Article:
By Anthony Savonarota
When most people think about summer, endless visions of relaxing and socializing are bound to be imagined.
That being said, what if rather than just R&R, another ‘R’ were to be included; reflection?
While most view the end of the year as a time to reflect as opposed to midway through it, we all know how common the success rates are for most people when they try to make goals for improving themselves come late December. This may sound insulting, and trust me I am no better, but what I am criticizing is not people’s efforts, but the time people choose to input them, and by extension the time it is most culturally encouraged; New Years.
I honestly think the reason why New Year's Resolutions are so hard for so many is not even due to the difficulty of the resolutions themselves, but the time of which they are collectively attempted. Whether it's the final quarter for the company you work for, or the preparation for final exams if you are a student, everyone (at the time of New Year’s Eve) just ended weeks of likely being stressed by their vocational or educational prospects. Who in their right mind would be thinking about how to return to work or school a mere few weeks later with the objective to improve, let alone return.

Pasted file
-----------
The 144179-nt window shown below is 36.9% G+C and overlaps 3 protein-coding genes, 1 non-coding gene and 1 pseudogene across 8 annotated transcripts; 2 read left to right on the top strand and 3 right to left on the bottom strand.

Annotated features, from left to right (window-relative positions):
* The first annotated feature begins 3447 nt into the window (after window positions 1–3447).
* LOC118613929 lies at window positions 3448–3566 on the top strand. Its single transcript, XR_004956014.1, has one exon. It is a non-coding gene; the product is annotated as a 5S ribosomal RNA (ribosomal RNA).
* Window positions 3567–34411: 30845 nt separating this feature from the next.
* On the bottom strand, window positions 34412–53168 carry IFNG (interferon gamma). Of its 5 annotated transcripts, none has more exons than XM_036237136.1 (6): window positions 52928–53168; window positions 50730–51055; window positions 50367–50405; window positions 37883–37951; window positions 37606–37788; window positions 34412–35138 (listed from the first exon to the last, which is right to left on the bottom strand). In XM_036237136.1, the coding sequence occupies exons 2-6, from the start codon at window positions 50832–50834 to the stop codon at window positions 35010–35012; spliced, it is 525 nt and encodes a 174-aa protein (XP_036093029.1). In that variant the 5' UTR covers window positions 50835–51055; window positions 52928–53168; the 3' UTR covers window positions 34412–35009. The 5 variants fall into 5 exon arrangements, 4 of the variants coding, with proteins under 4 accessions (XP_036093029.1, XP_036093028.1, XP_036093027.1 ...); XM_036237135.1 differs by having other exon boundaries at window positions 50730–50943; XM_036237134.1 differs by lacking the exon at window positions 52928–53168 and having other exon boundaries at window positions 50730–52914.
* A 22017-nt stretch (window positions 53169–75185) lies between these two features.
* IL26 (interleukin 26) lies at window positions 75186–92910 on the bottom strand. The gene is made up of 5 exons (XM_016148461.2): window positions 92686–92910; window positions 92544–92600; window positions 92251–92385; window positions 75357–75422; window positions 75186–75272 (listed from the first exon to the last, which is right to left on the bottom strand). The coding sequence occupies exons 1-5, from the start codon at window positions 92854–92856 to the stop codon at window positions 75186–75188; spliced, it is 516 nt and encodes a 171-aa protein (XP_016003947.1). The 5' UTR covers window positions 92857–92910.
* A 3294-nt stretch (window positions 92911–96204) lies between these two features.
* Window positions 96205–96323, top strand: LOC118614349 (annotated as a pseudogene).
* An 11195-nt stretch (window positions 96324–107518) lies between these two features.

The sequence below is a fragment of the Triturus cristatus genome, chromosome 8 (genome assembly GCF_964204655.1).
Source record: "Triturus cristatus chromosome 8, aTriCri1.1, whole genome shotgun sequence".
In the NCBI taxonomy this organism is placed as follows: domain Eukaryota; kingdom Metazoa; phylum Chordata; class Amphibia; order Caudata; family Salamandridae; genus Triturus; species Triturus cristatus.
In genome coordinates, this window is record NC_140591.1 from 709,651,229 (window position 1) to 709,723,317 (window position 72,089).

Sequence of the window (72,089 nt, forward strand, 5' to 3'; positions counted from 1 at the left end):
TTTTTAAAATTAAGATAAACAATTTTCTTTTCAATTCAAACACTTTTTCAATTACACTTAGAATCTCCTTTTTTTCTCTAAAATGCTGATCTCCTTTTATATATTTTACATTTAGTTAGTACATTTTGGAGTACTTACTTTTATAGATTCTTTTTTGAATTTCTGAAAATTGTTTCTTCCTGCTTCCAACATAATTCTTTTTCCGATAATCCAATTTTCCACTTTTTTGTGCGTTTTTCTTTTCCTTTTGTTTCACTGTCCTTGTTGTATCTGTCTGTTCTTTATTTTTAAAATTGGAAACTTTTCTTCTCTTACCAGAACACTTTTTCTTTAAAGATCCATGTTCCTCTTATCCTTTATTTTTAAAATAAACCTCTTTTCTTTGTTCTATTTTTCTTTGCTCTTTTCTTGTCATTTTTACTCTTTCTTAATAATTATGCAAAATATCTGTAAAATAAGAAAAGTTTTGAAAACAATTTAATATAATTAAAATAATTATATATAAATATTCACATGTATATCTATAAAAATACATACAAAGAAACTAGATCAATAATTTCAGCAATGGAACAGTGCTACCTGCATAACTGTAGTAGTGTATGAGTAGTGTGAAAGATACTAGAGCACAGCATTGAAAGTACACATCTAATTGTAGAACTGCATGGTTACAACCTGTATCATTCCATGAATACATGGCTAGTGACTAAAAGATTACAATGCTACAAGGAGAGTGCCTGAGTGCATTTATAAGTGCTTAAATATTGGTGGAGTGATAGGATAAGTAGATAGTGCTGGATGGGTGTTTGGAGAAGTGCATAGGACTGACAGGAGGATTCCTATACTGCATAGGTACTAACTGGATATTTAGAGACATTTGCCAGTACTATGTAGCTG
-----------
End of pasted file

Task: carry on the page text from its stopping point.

In contrast, summer affords everyone the perfect psychological backdrop to look into taking better care of themselves and look at how they can return back to their post-vacation life with ways to better live. You can not only relax but stay healthy (and thus clear your mind better) with the warm weather. Furthermore, unlike the transition between before and after winter break where one most likely finds themselves continuing what they left off before the vacation, the transition between before and after summer vacation is the most common time people are progressing some aspect of their lives. Being exposed to new settings, environments or opportunities can naturally encourage someone to feel more willing to try a new attitude, even if they feel disenfranchised with a particular aspect of their lives currently.
Perhaps using some of summer to look back and reflect can also make it not just a better break, but better for you once your break ends.